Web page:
Yes, we have: In 2014’s Godzilla, which is why monster movie buffs are in such a tizzy. One of the first movies I remember was Godzilla vs. King Kong, which was released the year I was born (ahem--I saw it later), and now we’re being set up for a rematch.

But back to Kong: Skull Island, which stands up very well on its own, thank you. The cast is first rate, and you’d be hard pressed to tell where the digital effects began, although I’m betting they didn’t have a hundred foot tall animatronic ape on set. The movie was filmed around the world, and some of the scenery is breathtaking, as are the action sequences. Oh, and there’s also a plot, which in general amounts to “How do we get off this island?” and “which monster’s side are we on?” The characters face the possibility that killing Kong might release the island’s other monsters onto the world, but that if they don’t Kong might, you know, kill them.

One warning: The movie’s rated PG13, but it should be R. The violence is pretty intense and sometimes graphic and, naturally, lots of people die. Also, there’s a giant spider. Eek!

If you’re any kind of a monster movie fan, stay for the post-credits scene.

My rating:

Entertainment value: 4 M&M’s. The movie was so fast-paced and action-packed that even the little kid two rows back who would NOT. STOP. TALKING. didn’t ruin the experience.

Oscar potential: 4 M&M’s. Not for actors, cause’ hey—genre movie. But there needs to be some Academy love for effects, cinematography … I don’t know … Kong’s makeup?

Checking out the neighborhood

Bae goes for a ride to survey his domain. Who else is going to keep the house safe from all those suspicious people in the neighborhood?

Oh, What a Tangled Website She Weaves

Emily has the website all set up because ... well, because she's awesome, obviously. Now, in addition to being able to order any of our books at, you can get a signed copy of the newest, Radio Red.

Pro tip: If you order a print copy of Radio Red from our website, you might just get, say, a couple of bucks off the list price. Just sayin'.

But only at And there are other Mark R Hunters out there, so don't settle for imitation.

Also over on the websites you can read samples, check out some free short stories, contact us, read my blog, and rent our dog to troll for dates at the park. I'm kidding about one of those.

Rockabye Baewulf, in Aneshesia

Poor Bae had a rough day. He needed a good teeth cleaning and had to be anesthesized for it, which is a fancy way of saying put to sleep, but that's not a term you want to use when talking about pets. I suggested reading one of my books to him, but the vet thought we should use a more scientific method. Also, the vet refused to buy one of my books.

He also needed to have his nails trimmed. (Bae, not the vet. Well, maybe both.) Now, we don't know what happened to the poor guy before we got him (Bae, not the vet); but one thing we've learned is that you are not going to trim his nails while he's awake. The only time I ever saw him try to bite someone was when they were trying to give him a trim.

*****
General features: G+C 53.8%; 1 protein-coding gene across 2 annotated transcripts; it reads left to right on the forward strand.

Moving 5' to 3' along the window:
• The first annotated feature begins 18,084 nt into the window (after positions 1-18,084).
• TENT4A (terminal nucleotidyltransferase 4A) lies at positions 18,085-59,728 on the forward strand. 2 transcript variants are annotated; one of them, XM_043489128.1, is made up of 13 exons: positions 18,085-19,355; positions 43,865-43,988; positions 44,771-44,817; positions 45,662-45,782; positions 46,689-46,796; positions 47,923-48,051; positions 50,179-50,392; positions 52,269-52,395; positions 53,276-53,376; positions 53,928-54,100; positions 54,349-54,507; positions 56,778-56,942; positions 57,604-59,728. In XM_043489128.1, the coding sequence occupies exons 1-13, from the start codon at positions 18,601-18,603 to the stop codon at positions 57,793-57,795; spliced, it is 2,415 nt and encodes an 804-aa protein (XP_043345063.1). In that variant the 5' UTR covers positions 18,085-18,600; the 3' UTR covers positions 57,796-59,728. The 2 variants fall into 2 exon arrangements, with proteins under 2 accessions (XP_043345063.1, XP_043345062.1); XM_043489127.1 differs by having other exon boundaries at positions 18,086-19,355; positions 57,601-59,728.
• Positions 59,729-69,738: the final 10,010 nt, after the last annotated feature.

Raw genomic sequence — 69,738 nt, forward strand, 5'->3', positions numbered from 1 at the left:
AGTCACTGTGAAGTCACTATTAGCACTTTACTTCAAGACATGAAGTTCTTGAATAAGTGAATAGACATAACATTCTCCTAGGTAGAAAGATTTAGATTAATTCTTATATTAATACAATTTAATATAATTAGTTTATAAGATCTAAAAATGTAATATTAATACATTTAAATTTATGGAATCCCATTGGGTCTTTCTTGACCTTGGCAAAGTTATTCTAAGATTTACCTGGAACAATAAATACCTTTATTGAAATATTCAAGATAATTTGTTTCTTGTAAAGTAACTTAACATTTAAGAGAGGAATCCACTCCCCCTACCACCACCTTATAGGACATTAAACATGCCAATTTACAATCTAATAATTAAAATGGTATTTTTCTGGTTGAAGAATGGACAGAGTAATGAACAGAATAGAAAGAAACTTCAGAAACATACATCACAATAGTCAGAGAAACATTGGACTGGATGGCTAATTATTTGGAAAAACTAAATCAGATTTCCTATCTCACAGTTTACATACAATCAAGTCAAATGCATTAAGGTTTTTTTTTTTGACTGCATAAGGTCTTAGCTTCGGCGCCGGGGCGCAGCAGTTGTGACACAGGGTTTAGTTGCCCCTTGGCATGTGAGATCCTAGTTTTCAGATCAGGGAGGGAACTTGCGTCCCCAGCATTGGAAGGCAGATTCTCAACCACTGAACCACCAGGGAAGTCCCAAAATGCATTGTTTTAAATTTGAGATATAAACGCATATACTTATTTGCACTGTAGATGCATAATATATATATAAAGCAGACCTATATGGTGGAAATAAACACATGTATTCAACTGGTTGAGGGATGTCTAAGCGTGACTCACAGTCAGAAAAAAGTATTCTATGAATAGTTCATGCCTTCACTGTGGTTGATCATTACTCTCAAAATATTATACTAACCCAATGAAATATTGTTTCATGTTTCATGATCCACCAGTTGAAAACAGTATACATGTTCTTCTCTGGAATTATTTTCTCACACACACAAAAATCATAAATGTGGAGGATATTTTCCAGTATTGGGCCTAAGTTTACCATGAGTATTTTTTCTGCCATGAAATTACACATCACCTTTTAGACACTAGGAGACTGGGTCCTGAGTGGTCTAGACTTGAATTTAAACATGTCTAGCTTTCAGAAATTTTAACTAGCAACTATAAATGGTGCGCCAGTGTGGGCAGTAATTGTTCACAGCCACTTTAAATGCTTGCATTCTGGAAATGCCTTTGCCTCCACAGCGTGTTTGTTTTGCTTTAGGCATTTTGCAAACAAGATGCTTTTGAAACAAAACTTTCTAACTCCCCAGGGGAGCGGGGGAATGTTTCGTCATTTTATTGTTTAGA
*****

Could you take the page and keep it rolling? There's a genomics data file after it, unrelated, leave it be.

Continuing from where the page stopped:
So we dropped Bae off at the vet at 8 a.m., with instructions to pick him up sometime between 2 and 5 p.m. We rushed back in at 1:55.

You see, in addition to it being the first time he was away from home without us, it was the first time we were home without him since he first arrived. Mommy and Daddy were very stressed. We were also worried about how he'd handle being in a kennel without us around: When we first got Bae, we had a metal cage to keep him in until he was potty trained, for when we had to go away. It was one of those heavy gauge wire things, designed for large dogs, since Bae weights around 90 pounds.

He tore it apart. That's not a figurative term, he literally tore it apart.

We shouldn't have worried: When they led Bae out the best he could do was give us a weak tail wave and stumble to the car. At home he summoned up enough energy to jump onto Emily's spot on the couch, where he remained. That stuff stayed in his system for hours, while we fed him a little broth and petted him, which he didn't seem to notice. It's too bad this had to disrupt his nap schedule. I myself took a three hour nap, and when I got up he was still out of it.

Next time I go to the dentist, I want me some of that stuff.

"Dude, stop with the pictures. I just want to sleeeppp....zzzzzzzz"

Speak of the Devil: Beware The Wrath Of A Grumpy Big Ape

Looking forward to this one! Hope I have the chance to see it on the big screen.

Speak of the Devil: Beware The Wrath Of A Grumpy Big Ape: “This planet doesn’t belong to us. Ancient species owned this earth long before mankind. I spent thirty years trying to prove the trut...

Well Played, Winter

Crazy mild February (at least, in Indiana). Trees start blooming weeks early, people can take walks without a clothing store worth of covering, we can see the light at the end of the frozen tunnel, then ...


Well played, winter. Well played.